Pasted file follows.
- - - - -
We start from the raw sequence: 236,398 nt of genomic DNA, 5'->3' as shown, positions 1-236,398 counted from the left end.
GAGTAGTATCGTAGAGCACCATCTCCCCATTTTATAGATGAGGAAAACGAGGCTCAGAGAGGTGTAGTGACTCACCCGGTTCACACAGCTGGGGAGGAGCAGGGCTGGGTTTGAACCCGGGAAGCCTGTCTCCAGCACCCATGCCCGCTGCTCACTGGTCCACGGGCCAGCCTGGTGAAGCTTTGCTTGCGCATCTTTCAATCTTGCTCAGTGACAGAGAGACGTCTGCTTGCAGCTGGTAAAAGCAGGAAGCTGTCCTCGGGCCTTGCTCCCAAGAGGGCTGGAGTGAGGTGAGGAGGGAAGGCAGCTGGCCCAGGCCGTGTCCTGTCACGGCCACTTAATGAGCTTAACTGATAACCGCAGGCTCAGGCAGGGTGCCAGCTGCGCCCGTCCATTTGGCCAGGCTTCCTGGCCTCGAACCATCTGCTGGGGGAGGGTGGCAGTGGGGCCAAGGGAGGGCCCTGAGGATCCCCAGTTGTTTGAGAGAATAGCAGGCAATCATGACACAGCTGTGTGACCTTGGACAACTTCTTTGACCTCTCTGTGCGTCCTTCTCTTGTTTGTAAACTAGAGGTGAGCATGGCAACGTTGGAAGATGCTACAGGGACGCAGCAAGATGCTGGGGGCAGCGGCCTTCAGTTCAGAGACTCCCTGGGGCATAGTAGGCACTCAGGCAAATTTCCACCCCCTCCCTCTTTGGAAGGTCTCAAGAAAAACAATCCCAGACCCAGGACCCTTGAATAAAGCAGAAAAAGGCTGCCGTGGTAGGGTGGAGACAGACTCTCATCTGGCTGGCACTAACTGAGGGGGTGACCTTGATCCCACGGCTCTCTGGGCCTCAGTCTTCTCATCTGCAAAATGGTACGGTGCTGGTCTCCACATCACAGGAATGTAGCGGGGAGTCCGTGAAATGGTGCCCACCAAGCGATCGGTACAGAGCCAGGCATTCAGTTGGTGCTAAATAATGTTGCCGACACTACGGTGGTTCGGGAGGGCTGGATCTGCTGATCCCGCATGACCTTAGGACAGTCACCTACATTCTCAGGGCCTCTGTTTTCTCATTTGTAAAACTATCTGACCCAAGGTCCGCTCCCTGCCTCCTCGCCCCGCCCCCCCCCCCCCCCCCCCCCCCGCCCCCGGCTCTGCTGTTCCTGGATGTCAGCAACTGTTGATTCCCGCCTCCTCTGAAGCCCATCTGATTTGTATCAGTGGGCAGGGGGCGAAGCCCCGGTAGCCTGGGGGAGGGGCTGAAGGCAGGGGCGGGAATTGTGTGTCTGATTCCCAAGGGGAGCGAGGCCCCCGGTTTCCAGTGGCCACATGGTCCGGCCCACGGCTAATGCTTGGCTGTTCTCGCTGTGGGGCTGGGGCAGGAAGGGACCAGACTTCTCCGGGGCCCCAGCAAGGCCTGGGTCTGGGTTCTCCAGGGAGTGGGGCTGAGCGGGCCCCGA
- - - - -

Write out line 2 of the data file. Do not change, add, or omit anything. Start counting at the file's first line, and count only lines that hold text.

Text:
GAGTAGTATCGTAGAGCACCATCTCCCCATTTTATAGATGAGGAAAACGAGGCTCAGAGAGGTGTAGTGACTCACCCGGTTCACACAGCTGGGGAGGAGCAGGGCTGGGTTTGAACCCGGGAAGCCTGTCTCCAGCACCCATGCCCGCTGCTCACTGGTCCACGGGCCAGCCTGGTGAAGCTTTGCTTGCGCATCTTTCAATCTTGCTCAGTGACAGAGAGACGTCTGCTTGCAGCTGGTAAAAGCAGGAAGCTGTCCTCGGGCCTTGCTCCCAAGAGGGCTGGAGTGAGGTGAGGAGGGAAGGCAGCTGGCCCAGGCCGTGTCCTGTCACGGCCACTTAATGAGCTTAACTGATAACCGCAGGCTCAGGCAGGGTGCCAGCTGCGCCCGTCCATTTGGCCAGGCTTCCTGGCCTCGAACCATCTGCTGGGGGAGGGTGGCAGTGGGGCCAAGGGAGGGCCCTGAGGATCCCCAGTTGTTTGAGAGAATAGCAGGCAATCATGACACAGCTGTGTGACCTTGGACAACTTCTTTGACCTCTCTGTGCGTCCTTCTCTTGTTTGTAAACTAGAGGTGAGCATGGCAACGTTGGAAGATGCTACAGGGACGCAGCAAGATGCTGGGGGCAGCGGCCTTCAGTTCAGAGACTCCCTGGGGCATAGTAGGCACTCAGGCAAATTTCCACCCCCTCCCTCTTTGGAAGGTCTCAAGAAAAACAATCCCAGACCCAGGACCCTTGAATAAAGCAGAAAAAGGCTGCCGTGGTAGGGTGGAGACAGACTCTCATCTGGCTGGCACTAACTGAGGGGGTGACCTTGATCCCACGGCTCTCTGGGCCTCAGTCTTCTCATCTGCAAAATGGTACGGTGCTGGTCTCCACATCACAGGAATGTAGCGGGGAGTCCGTGAAATGGTGCCCACCAAGCGATCGGTACAGAGCCAGGCATTCAGTTGGTGCTAAATAATGTTGCCGACACTACGGTGGTTCGGGAGGGCTGGATCTGCTGATCCCGCATGACCTTAGGACAGTCACCTACATTCTCAGGGCCTCTGTTTTCTCATTTGTAAAACTATCTGACCCAAGGTCCGCTCCCTGCCTCCTCGCCCCGCCCCCCCCCCCCCCCCCCCCCCCGCCCCCGGCTCTGCTGTTCCTGGATGTCAGCAACTGTTGATTCCCGCCTCCTCTGAAGCCCATCTGATTTGTATCAGTGGGCAGGGGGCGAAGCCCCGGTAGCCTGGGGGAGGGGCTGAAGGCAGGGGCGGGAATTGTGTGTCTGATTCCCAAGGGGAGCGAGGCCCCCGGTTTCCAGTGGCCACATGGTCCGGCCCACGGCTAATGCTTGGCTGTTCTCGCTGTGGGGCTGGGGCAGGAAGGGACCAGACTTCTCCGGGGCCCCAGCAAGGCCTGGGTCTGGGTTCTCCAGGGAGTGGGGCTGAGCGGGCCCCGA